Bio: Joe Zhu is Professor of Operations Analytics in the Foisie Business School, Worcester Polytechnic Institute. He is an internationally recognized expert in methods of performance evaluation and benchmarking using Data Envelopment Analysis (DEA). With more than 29,000 Google Scholar citations, he is recognized as one of the top authors in DEA with respect to research productivity, h-index, and g-index. In 2017, he is ranked No. 3 among the most productive and influential authors in 40 years of European Journal of Operational Research. His research has been supported by KPMG Foundation, National Institute of Health, and Department of Veterans Affairs. He has extensive editorial experience, as an Area Editor of OMEGA, Editorial Board Member of European Journal of Operational Research, and Computers and Operations Research, Associate Editor of Journal of the Operational Research Society, and INFOR, Series Associate Editor of Springer's International Series in Operations Research and Management Science, and others. He has published over 140 peer-reviewed articles in Operations Research, European Journal of Operational Research, Journal of the Operational Research Society, IIE Transactions, Management Science, Sloan Management Review, Annals of Operations Research, OMEGA, International Journal of Production Economics, Naval Research Logistics, and others. He is a Japan Society for Promotion of Science (JSPS) fellow, a William Evans Visiting Fellow (University of Otago, New Zealand), Feng Tay Chair Professor (National Yunlin University of Technology and Science, Taiwan), and Chang Jiang Scholar Chair Professor awarded by the Ministry of Education of China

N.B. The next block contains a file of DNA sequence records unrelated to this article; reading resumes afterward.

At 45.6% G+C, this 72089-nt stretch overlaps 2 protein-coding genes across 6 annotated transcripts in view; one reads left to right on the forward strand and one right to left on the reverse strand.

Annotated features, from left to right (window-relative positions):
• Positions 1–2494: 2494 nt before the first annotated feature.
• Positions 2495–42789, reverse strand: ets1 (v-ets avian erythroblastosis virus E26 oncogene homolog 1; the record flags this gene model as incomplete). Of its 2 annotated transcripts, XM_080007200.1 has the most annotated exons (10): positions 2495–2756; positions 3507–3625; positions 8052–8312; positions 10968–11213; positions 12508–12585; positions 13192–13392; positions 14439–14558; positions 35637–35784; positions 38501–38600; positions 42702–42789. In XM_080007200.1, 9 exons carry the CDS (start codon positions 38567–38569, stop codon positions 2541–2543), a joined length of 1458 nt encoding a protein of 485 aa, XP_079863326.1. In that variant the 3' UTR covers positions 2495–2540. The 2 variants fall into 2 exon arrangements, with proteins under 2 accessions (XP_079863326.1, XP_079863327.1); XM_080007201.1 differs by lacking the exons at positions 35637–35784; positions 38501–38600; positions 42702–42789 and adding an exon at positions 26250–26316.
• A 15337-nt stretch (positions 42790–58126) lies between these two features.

Title:Big Data Applications in Intelligent Transportation Systems Abstract: The evolution of availability of a large amount of data in the Intelligent Transportation System (ITS) results in that Big data becomes a research focus in the field. Big data has increasingly received attention in both the academic and industrial fields of ITS. Big data in ITS has wide range applications including but not limited to signal recognition, traffic flow, travel time planning, travel route planning. This survey aims to provide a bibliography and a comprehensive review of the application of big data in the context of ITS. We review more than 600 papers over the past two decades from both application and methodology perspective. This study provides a deep insight into applications of Big data models in ITS, revealing different areas of those applications and integrating models and applications. The result of the study identifies research gaps and direction for the future.
The Symposium is partly supported by the NYUAD Institute and the NYUAD Center for Interacting Urban Networks (CITIES), funded by Tamkeen under the NYUAD Research Institute Award CG001 and by the Swiss Re Institute under the Quantum Cities™ initiative.